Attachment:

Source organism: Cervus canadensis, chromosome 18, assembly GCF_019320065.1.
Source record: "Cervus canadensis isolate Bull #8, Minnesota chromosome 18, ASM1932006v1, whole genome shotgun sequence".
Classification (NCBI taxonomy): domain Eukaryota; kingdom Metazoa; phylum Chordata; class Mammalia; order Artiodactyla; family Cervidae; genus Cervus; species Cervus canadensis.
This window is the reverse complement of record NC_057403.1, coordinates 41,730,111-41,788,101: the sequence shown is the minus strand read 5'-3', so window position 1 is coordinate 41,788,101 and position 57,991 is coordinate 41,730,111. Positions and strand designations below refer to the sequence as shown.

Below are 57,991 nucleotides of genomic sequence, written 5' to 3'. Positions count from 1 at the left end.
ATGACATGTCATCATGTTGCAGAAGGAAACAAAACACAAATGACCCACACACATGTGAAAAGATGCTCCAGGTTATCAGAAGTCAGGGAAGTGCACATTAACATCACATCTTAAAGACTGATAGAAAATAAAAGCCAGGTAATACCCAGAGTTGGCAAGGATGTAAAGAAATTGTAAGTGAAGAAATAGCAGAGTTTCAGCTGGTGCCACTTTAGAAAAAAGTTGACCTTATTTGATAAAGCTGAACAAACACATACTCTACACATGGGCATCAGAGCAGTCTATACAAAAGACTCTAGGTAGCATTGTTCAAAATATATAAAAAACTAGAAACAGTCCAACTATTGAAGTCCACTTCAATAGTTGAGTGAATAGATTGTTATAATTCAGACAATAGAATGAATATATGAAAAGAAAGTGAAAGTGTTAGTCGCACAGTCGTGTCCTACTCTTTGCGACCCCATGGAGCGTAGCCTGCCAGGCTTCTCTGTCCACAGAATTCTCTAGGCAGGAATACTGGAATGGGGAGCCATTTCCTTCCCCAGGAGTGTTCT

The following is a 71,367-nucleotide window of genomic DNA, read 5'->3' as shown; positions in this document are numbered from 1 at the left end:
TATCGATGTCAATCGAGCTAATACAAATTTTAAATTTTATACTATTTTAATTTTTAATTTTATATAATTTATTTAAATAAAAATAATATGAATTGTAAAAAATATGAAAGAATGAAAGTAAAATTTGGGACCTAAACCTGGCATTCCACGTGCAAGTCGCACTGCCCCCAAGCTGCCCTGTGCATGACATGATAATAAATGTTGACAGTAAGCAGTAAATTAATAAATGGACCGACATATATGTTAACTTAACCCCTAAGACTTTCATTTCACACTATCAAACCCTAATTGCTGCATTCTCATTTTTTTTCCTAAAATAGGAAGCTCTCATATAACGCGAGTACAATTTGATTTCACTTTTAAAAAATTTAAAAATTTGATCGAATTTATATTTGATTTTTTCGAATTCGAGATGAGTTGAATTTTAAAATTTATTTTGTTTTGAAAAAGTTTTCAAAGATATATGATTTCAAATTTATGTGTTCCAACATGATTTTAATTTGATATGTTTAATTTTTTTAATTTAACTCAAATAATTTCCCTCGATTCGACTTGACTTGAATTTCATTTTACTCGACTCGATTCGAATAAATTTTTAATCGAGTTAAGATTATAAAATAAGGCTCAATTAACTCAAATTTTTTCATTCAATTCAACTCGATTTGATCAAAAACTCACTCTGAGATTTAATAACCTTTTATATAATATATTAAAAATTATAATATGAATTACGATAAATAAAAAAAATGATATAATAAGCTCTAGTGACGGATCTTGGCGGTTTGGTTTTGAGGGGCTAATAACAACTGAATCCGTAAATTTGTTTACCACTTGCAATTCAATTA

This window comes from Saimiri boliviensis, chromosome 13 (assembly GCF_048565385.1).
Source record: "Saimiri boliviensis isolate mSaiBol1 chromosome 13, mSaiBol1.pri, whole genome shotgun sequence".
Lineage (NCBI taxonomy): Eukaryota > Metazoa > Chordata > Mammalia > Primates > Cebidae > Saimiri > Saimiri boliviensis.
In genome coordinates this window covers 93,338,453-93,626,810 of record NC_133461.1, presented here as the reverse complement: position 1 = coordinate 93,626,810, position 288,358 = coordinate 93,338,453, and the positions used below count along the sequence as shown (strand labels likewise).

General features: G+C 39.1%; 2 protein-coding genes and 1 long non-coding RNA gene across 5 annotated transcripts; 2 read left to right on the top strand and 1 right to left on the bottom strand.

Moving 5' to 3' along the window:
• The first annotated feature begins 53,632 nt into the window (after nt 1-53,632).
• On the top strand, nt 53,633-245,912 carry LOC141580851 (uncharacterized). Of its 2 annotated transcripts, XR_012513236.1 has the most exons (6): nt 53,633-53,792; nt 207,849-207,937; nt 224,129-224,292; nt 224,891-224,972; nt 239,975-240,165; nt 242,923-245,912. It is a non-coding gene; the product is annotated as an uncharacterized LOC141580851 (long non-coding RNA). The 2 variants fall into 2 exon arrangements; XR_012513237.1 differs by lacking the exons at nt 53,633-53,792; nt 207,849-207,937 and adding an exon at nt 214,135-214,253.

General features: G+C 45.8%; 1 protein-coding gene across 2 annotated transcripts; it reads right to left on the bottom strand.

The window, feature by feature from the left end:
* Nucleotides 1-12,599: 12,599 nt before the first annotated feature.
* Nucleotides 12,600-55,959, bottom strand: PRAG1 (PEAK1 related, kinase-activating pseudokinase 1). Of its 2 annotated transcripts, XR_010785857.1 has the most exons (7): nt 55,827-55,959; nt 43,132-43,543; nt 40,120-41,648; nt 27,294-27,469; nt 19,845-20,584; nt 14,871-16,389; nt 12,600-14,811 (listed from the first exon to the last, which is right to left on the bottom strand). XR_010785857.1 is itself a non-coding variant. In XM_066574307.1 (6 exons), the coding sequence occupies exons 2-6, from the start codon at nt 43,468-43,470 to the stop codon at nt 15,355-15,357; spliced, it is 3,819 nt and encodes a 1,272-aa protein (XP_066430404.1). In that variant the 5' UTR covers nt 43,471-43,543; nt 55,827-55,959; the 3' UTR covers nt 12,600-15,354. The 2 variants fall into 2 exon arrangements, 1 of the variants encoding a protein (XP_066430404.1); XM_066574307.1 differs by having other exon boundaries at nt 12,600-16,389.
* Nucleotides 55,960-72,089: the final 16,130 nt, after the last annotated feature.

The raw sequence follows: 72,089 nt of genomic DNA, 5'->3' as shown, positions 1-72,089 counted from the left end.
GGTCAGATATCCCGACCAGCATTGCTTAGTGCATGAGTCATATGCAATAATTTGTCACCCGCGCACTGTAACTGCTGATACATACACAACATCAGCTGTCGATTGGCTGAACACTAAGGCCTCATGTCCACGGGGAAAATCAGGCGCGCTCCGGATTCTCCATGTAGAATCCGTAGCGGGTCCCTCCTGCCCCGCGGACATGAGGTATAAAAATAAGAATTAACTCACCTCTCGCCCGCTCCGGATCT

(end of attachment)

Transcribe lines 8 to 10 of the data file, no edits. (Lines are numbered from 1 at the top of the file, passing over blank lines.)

TATCGATGTCAATCGAGCTAATACAAATTTTAAATTTTATACTATTTTAATTTTTAATTTTATATAATTTATTTAAATAAAAATAATATGAATTGTAAAAAATATGAAAGAATGAAAGTAAAATTTGGGACCTAAACCTGGCATTCCACGTGCAAGTCGCACTGCCCCCAAGCTGCCCTGTGCATGACATGATAATAAATGTTGACAGTAAGCAGTAAATTAATAAATGGACCGACATATATGTTAACTTAACCCCTAAGACTTTCATTTCACACTATCAAACCCTAATTGCTGCATTCTCATTTTTTTTCCTAAAATAGGAAGCTCTCATATAACGCGAGTACAATTTGATTTCACTTTTAAAAAATTTAAAAATTTGATCGAATTTATATTTGATTTTTTCGAATTCGAGATGAGTTGAATTTTAAAATTTATTTTGTTTTGAAAAAGTTTTCAAAGATATATGATTTCAAATTTATGTGTTCCAACATGATTTTAATTTGATATGTTTAATTTTTTTAATTTAACTCAAATAATTTCCCTCGATTCGACTTGACTTGAATTTCATTTTACTCGACTCGATTCGAATAAATTTTTAATCGAGTTAAGATTATAAAATAAGGCTCAATTAACTCAAATTTTTTCATTCAATTCAACTCGATTTGATCAAAAACTCACTCTGAGATTTAATAACCTTTTATATAATATATTAAAAATTATAATATGAATTACGATAAATAAAAAAAATGATATAATAAGCTCTAGTGACGGATCTTGGCGGTTTGGTTTTGAGGGGCTAATAACAACTGAATCCGTAAATTTGTTTACCACTTGCAATTCAATTA

This window comes from Saimiri boliviensis, chromosome 13 (assembly GCF_048565385.1).
Source record: "Saimiri boliviensis isolate mSaiBol1 chromosome 13, mSaiBol1.pri, whole genome shotgun sequence".